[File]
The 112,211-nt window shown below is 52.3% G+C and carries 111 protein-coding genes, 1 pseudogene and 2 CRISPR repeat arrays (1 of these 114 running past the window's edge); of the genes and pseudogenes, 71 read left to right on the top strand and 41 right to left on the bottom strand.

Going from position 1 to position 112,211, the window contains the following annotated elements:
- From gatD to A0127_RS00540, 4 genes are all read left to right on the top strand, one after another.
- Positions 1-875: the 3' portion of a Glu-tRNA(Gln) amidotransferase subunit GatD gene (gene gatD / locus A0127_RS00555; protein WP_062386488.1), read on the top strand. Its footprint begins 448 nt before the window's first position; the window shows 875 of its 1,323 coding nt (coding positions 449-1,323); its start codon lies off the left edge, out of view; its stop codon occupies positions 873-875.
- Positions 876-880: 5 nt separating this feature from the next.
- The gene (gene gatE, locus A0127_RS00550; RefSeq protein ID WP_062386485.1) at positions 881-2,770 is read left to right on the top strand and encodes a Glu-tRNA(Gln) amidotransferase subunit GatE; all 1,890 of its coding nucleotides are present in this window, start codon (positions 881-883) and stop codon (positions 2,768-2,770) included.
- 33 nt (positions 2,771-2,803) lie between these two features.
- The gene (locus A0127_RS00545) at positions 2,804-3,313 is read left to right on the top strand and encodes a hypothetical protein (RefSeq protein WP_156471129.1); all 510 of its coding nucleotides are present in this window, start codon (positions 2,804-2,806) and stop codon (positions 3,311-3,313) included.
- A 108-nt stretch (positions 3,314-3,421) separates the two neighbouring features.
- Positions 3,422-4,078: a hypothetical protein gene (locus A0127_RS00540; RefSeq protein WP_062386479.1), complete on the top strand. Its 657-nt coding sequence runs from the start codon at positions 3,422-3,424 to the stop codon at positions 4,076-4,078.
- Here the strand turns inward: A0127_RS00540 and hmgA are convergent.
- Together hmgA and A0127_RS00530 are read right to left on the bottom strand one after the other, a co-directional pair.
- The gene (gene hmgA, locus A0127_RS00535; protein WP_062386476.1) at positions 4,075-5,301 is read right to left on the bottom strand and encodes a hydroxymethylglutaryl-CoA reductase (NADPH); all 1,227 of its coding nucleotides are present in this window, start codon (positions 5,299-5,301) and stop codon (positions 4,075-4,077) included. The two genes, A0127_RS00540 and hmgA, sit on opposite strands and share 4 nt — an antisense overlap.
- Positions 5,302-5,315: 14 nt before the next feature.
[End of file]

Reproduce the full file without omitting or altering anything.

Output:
The 112,211-nt window shown below is 52.3% G+C and carries 111 protein-coding genes, 1 pseudogene and 2 CRISPR repeat arrays (1 of these 114 running past the window's edge); of the genes and pseudogenes, 71 read left to right on the top strand and 41 right to left on the bottom strand.

Going from position 1 to position 112,211, the window contains the following annotated elements:
- From gatD to A0127_RS00540, 4 genes are all read left to right on the top strand, one after another.
- Positions 1-875: the 3' portion of a Glu-tRNA(Gln) amidotransferase subunit GatD gene (gene gatD / locus A0127_RS00555; protein WP_062386488.1), read on the top strand. Its footprint begins 448 nt before the window's first position; the window shows 875 of its 1,323 coding nt (coding positions 449-1,323); its start codon lies off the left edge, out of view; its stop codon occupies positions 873-875.
- Positions 876-880: 5 nt separating this feature from the next.
- The gene (gene gatE, locus A0127_RS00550; RefSeq protein ID WP_062386485.1) at positions 881-2,770 is read left to right on the top strand and encodes a Glu-tRNA(Gln) amidotransferase subunit GatE; all 1,890 of its coding nucleotides are present in this window, start codon (positions 881-883) and stop codon (positions 2,768-2,770) included.
- 33 nt (positions 2,771-2,803) lie between these two features.
- The gene (locus A0127_RS00545) at positions 2,804-3,313 is read left to right on the top strand and encodes a hypothetical protein (RefSeq protein WP_156471129.1); all 510 of its coding nucleotides are present in this window, start codon (positions 2,804-2,806) and stop codon (positions 3,311-3,313) included.
- A 108-nt stretch (positions 3,314-3,421) separates the two neighbouring features.
- Positions 3,422-4,078: a hypothetical protein gene (locus A0127_RS00540; RefSeq protein WP_062386479.1), complete on the top strand. Its 657-nt coding sequence runs from the start codon at positions 3,422-3,424 to the stop codon at positions 4,076-4,078.
- Here the strand turns inward: A0127_RS00540 and hmgA are convergent.
- Together hmgA and A0127_RS00530 are read right to left on the bottom strand one after the other, a co-directional pair.
- The gene (gene hmgA, locus A0127_RS00535; protein WP_062386476.1) at positions 4,075-5,301 is read right to left on the bottom strand and encodes a hydroxymethylglutaryl-CoA reductase (NADPH); all 1,227 of its coding nucleotides are present in this window, start codon (positions 5,299-5,301) and stop codon (positions 4,075-4,077) included. The two genes, A0127_RS00540 and hmgA, sit on opposite strands and share 4 nt — an antisense overlap.
- Positions 5,302-5,315: 14 nt before the next feature.